Where Things Stand: GOP Circulates Talking Points To Try To Sound A Little Less Like They’re Throwing A Kegger Over Roe

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WASHINGTON, DC - MARCH 30: U.S. Sen. Rick Scott (R-FL) listens as Director of the Office of Management and Budget (OMB) Shalanda Young is testifying before the Senate Budget Committee at the Dirksen Senate Office Bui... WASHINGTON, DC - MARCH 30: U.S. Sen. Rick Scott (R-FL) listens as Director of the Office of Management and Budget (OMB) Shalanda Young is testifying before the Senate Budget Committee at the Dirksen Senate Office Building on March 30, 2022 in Washington, DC. Young is testifying on President Biden's budget request for fiscal Year 2023. (Photo by Kevin Dietsch/Getty Images) MORE LESS
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In an effort to sound like the “compassionate” party, the Senate Republicans’ campaign arm is reportedly circulating a messaging memo among members that gives the GOP talking points on how exactly they should publicly celebrate the Supreme Court’s plans to overturn Roe v. Wade.

The three-page memo, obtained by Axios, is titled “INITIAL TAKEAWAYS FROM OPINION RESEARCH ON ABORTION” and gives Republicans tips and tricks for how to properly address news about the leaked draft majority opinion to overturn Roe, the 1970s-era landmark SCOTUS ruling that recognized abortion as a constitutional right.

It coaches Republicans on how to be the “compassionate consensus builder on abortion policy,” by saying things like, most “Americans are compassionate people who want to welcome every new baby into the world” and “states should have the flexibility to implement reasonable restrictions.” (You don’t need me to tell you that “reasonable” is hardly the right word to describe the bounty-hunter style enforcement mechanism that is the law of the land in Texas, or the outright bans on abortion we’re seeing pop up as many red states race one another to prepare for Roe‘s eventual fall.)

The memo also guides GOPers to harp on the fact that the party believes “we should care for and support pregnant women in difficult circumstances,” even though the majority of new abortion restrictions being passed in Republican-controlled states include no exception for rape, incest or human trafficking. The section that gives members guidance on how to “forcefully refute Democrat lies regarding GOP positions on abortion and women’s health care” is particularly cringey. And also … not true. It reads:

“Joe Biden and the Democrats have and will continue to spread lies about where Republicans stand on abortion and women’s health care. The facts:

• Republicans DO NOT want to take away contraception.

• Republicans DO NOT want to take away mammograms or other health care provided specifically to women.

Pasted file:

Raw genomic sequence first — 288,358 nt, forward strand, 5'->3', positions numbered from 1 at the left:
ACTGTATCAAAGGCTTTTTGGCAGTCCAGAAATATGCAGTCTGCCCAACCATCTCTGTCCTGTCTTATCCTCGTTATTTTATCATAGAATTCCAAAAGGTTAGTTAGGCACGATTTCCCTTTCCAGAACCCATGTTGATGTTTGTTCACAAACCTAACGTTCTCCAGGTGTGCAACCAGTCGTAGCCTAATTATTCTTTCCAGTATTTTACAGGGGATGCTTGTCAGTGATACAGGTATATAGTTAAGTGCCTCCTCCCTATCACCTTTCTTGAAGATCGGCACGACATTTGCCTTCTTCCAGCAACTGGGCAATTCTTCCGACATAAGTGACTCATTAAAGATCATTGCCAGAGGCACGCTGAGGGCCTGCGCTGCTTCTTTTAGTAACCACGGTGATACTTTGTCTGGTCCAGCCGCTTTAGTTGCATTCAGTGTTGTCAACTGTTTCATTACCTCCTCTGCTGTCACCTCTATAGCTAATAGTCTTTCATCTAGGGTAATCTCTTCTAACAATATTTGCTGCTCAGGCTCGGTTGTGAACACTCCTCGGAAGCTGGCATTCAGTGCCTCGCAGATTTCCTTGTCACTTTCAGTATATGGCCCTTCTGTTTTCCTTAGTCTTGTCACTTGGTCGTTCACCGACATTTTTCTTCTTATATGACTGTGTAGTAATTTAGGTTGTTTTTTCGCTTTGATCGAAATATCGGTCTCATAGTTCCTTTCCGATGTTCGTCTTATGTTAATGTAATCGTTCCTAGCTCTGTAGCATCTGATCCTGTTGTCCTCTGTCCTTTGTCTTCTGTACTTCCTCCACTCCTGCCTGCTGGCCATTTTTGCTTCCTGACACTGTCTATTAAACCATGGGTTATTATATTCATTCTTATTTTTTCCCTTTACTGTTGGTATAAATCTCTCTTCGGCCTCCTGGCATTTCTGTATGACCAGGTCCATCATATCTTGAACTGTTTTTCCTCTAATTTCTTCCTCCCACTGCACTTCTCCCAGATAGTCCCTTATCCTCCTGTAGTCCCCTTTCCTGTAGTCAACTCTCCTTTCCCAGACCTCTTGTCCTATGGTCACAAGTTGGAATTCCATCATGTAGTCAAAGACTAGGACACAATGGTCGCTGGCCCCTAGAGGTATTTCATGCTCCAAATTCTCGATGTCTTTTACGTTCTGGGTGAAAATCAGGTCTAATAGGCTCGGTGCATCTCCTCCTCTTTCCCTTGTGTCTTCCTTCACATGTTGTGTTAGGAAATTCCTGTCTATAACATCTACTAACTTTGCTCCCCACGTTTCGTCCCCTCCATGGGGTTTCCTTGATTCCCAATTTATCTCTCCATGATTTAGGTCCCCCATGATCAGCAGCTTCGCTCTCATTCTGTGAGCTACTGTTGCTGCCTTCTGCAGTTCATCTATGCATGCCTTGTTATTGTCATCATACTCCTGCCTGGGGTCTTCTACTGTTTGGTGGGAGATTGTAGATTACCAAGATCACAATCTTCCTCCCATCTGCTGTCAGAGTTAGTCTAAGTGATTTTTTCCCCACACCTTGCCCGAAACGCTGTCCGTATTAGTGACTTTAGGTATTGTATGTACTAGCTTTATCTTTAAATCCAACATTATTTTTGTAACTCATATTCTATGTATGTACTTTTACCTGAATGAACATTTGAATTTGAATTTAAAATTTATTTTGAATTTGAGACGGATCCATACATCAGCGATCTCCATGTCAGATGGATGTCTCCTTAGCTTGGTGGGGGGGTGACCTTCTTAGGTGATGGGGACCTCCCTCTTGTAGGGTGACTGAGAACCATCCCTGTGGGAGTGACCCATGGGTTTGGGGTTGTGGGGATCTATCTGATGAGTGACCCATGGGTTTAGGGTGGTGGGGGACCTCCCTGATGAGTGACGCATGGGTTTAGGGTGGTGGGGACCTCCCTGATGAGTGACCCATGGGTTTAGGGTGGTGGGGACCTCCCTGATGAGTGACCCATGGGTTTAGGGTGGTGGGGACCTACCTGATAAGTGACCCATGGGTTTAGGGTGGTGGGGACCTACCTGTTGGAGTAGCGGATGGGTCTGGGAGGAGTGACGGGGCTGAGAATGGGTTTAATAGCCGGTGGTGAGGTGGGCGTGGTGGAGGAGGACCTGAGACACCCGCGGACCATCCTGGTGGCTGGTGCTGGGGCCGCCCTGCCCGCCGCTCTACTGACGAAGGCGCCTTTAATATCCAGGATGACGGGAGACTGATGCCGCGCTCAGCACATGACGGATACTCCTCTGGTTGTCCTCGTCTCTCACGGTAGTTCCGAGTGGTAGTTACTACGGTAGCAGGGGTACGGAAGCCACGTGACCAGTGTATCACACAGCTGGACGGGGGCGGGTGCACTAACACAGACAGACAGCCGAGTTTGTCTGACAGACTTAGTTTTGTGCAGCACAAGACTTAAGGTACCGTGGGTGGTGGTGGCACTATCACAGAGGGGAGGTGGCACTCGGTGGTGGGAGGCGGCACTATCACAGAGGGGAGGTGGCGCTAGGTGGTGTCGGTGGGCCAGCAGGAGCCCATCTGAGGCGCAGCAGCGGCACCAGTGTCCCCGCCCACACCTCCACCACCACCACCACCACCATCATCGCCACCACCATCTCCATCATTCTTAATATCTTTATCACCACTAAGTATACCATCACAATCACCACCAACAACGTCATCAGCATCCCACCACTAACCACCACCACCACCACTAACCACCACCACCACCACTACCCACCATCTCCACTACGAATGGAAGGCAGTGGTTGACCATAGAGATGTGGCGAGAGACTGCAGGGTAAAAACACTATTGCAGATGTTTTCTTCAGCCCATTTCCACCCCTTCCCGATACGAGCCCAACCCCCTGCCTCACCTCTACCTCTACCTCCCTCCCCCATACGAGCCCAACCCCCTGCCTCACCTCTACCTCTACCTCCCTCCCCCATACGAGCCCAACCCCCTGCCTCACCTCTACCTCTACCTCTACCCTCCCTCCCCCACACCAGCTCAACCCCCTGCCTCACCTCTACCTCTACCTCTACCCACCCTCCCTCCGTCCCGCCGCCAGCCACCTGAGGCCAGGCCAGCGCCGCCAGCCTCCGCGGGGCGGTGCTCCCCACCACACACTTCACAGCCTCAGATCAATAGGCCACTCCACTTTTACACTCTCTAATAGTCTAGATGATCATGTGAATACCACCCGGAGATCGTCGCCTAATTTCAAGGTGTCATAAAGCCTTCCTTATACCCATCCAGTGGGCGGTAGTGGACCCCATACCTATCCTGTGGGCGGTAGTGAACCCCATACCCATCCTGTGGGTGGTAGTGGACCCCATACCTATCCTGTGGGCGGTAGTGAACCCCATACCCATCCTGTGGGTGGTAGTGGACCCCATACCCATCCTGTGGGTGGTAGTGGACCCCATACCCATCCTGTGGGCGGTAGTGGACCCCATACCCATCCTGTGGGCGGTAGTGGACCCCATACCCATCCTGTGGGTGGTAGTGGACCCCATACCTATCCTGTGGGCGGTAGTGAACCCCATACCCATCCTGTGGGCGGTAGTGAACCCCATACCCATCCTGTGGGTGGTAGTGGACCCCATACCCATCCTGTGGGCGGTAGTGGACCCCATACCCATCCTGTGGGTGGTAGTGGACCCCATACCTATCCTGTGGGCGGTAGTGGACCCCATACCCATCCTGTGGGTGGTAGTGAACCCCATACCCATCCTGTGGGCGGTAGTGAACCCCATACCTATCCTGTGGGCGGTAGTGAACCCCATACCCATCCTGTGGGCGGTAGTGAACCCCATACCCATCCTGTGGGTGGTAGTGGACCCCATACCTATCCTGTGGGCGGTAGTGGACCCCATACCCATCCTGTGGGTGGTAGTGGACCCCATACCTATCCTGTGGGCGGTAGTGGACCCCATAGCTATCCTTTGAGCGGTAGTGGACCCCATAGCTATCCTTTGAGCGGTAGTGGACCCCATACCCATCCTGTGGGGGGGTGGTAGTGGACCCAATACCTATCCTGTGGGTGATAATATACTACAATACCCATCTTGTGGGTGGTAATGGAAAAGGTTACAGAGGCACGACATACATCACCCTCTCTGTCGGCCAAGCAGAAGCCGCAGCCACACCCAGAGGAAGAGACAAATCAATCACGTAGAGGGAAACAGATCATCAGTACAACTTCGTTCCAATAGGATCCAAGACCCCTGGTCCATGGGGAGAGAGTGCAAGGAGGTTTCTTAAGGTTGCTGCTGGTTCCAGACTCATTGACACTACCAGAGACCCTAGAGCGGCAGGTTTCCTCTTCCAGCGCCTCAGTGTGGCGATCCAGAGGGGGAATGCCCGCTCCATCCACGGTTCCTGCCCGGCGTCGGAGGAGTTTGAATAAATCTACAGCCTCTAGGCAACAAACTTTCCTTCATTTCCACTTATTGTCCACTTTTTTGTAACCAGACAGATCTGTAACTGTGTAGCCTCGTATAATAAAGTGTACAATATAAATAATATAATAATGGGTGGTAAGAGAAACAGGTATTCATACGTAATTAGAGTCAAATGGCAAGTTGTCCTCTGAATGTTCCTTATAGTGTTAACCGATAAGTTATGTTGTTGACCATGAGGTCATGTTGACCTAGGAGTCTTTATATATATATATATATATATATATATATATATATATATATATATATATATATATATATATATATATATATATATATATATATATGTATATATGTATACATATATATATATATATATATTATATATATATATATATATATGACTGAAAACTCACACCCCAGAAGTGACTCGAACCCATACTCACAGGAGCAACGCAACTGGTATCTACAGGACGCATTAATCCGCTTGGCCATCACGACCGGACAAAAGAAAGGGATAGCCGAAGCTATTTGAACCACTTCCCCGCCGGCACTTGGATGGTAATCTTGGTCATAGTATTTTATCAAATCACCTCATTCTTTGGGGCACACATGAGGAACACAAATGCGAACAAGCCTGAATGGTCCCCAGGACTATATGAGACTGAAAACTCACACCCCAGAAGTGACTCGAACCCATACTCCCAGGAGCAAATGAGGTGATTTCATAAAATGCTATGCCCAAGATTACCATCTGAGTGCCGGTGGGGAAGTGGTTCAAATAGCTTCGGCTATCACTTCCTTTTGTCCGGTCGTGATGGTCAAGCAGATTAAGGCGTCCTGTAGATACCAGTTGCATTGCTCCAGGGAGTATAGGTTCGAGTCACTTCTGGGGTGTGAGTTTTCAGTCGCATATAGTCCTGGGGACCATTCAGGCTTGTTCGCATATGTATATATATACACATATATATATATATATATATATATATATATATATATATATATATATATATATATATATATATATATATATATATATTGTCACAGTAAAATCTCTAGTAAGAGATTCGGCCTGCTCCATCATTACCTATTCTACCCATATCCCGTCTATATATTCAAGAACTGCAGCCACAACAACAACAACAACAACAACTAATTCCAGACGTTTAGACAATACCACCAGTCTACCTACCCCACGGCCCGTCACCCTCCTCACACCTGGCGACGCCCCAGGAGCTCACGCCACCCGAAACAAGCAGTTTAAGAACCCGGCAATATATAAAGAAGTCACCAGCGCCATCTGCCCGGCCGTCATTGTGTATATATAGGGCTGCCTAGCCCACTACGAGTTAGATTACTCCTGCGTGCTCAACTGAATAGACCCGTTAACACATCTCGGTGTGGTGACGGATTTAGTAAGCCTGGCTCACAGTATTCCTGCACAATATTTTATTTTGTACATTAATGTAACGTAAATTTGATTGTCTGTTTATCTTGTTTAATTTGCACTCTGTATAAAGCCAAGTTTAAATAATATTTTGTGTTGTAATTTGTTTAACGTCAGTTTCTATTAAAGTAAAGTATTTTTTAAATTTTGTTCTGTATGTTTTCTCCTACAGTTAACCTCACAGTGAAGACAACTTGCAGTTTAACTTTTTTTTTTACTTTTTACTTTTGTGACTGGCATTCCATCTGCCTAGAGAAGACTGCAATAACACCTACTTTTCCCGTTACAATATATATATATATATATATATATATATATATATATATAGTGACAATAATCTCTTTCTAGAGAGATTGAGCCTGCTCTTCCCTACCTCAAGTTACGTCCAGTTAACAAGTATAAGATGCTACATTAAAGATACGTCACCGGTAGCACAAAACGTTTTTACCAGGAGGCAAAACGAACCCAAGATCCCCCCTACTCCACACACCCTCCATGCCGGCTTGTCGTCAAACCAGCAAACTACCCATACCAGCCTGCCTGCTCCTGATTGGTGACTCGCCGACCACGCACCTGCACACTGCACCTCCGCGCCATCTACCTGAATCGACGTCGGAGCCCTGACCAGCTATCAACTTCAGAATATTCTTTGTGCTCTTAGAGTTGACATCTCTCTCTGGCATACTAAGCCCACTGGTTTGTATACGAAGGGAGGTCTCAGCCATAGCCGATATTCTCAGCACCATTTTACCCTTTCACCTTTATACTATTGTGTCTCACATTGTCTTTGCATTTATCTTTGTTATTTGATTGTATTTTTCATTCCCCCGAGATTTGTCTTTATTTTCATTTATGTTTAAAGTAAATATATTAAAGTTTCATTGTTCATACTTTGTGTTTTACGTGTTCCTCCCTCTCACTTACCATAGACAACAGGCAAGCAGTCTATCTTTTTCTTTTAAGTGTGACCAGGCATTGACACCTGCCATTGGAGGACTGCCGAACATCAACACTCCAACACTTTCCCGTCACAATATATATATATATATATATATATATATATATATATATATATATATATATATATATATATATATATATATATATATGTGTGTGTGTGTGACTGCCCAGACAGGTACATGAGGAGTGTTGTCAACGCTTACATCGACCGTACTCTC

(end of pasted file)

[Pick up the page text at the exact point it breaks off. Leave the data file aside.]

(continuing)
• Republicans DO NOT want to throw doctors and women in jail. Mothers should be held harmless under the law.”

Again, a bunch of these bills not only target the pregnant person and doctors specifically for getting or providing an abortion, but the law in Texas also criminalizes the act of helping a pregnant person get the procedure.

The memo also encourages Republicans to talk loudly about how Democrats are only talking about abortion a bunch because “their other policies are so absurd that they would rather talk about abortion.” It urges GOPers to spread fake information to the public too on the left’s “extreme views,” claiming all Democrats support “late term abortion.”

As we saw transpire yesterday, the fact that the draft opinion penned by Justice Samuel Alito was leaked to the press took on grave importance for Republicans as they sought to avoid engaging on Roe seriously. As the party that’s used overturning Roe as its (almost) sole campaign strategy among a certain segment of the electorate for decades, you’d expect lots of grave-dancing and full-throated partying from Republicans following the news that the conservative majority of the court intends to overturn the federal right to the procedure.

Instead, the leak gave them cover. Senate Minority Leader Mitch McConnell (R-KY) and other members of Republican leadership released scathing statements throughout the day on Tuesday, calling for swift justice to be brought for whoever leaked the document and compromised the sacredness of the High Court.

The existence of the memo combined with GOPers hyper-focus on the leak yesterday points to, in my mind, an interesting dynamic among Republicans, especially moderates.

While some have already cheered the return of abortion restrictions to the states, Republicans who aren’t Matt Gaetz know what we know. Abortion rights are popular. I cited this poll in my piece yesterday, but literally LAST WEEK, a Washington Post-ABC News poll found — as has become standard! — the majority of Americans, 54 percent, believe the Supreme Court should uphold Roe.

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Here’s what you should read this evening:

ICYMI this morning: 20 Years Of Democratic Backsliding Got Us To The Roe Reversal

Score One For ItalyGate: Kansas To Investigate Trump 2020 Win

Cawthorn’s Lawyer Argues That States Can’t Enforce Age Limits For Congressional Candidates

Gaetz Sneers At ‘Over-Educated’ Women Protesting SCOTUS Draft Striking Down Roe

From ProPublica: In A Post-Roe America, Expect More Births In A Country Where Maternal Mortality Continues To Rise

The latest from Josh Kovensky: Who Had Access To The Leaked SCOTUS Draft Overturning Roe?

Oath Keepers Leader Had Line To Trump Intermediary On Jan 6, Plea Deal Implies

Yesterday’s Most Read Story

Five Key Takeaways From The Bombshell SCOTUS Draft Opinion Dismantling Roe — Kate Riga and Cristina Cabrera

What We Are Reading

Nothin’ but the Rent — Trevor Jackson

Michigan Republican defeated after ‘lie back and enjoy it’ talk — Steve Benen

The Institutionalist’s Dilemma — Alex Pareene

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